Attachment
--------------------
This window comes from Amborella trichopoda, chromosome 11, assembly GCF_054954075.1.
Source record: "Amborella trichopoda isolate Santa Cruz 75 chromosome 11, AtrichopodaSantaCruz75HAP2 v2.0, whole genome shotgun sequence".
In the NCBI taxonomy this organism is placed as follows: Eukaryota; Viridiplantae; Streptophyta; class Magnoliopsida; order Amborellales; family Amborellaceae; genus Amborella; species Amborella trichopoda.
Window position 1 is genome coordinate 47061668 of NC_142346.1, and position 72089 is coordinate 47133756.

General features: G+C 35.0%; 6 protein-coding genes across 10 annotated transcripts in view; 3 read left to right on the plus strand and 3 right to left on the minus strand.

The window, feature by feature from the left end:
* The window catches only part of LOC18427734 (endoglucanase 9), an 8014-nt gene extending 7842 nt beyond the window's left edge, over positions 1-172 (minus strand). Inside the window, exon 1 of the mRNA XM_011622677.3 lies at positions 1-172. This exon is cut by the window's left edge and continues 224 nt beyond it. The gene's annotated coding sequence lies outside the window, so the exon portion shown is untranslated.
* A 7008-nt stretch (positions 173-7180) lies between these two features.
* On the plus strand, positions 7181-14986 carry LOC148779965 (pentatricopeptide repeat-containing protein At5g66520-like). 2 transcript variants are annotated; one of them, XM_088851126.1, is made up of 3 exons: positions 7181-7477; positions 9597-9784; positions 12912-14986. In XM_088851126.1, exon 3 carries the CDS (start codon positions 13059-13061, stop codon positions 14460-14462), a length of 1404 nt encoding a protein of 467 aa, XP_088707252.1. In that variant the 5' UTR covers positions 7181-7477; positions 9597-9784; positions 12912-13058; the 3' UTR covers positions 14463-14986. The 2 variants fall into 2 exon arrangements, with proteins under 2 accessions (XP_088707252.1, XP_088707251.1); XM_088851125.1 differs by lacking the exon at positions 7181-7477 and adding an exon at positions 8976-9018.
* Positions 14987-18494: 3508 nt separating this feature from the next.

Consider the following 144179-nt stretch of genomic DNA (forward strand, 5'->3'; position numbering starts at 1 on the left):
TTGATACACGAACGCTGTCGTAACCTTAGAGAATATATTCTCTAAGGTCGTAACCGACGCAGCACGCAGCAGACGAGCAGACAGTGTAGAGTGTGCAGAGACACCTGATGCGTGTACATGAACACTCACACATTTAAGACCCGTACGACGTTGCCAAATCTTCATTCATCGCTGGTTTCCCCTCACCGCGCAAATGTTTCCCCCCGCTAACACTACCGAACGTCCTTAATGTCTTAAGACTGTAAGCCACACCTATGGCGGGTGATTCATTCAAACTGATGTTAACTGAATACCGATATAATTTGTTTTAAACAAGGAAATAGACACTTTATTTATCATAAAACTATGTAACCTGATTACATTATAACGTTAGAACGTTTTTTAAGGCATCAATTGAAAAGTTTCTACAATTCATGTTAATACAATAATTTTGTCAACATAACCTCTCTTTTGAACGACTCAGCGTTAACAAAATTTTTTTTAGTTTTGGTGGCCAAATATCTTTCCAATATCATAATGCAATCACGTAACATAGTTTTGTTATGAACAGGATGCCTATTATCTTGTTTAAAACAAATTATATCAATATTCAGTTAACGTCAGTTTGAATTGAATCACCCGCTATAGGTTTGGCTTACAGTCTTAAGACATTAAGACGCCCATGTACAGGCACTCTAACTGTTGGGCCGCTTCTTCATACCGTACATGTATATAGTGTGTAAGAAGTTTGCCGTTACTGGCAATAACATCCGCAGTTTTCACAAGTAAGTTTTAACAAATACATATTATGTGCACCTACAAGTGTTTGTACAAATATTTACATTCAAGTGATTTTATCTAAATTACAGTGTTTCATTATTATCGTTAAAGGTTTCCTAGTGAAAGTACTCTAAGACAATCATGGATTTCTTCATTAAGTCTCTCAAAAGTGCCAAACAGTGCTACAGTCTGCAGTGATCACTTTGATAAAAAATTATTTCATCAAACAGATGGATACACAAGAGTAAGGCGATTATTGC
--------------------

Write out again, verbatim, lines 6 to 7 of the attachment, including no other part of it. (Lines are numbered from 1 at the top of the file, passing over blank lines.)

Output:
The window, feature by feature from the left end:
* The window catches only part of LOC18427734 (endoglucanase 9), an 8014-nt gene extending 7842 nt beyond the window's left edge, over positions 1-172 (minus strand). Inside the window, exon 1 of the mRNA XM_011622677.3 lies at positions 1-172. This exon is cut by the window's left edge and continues 224 nt beyond it. The gene's annotated coding sequence lies outside the window, so the exon portion shown is untranslated.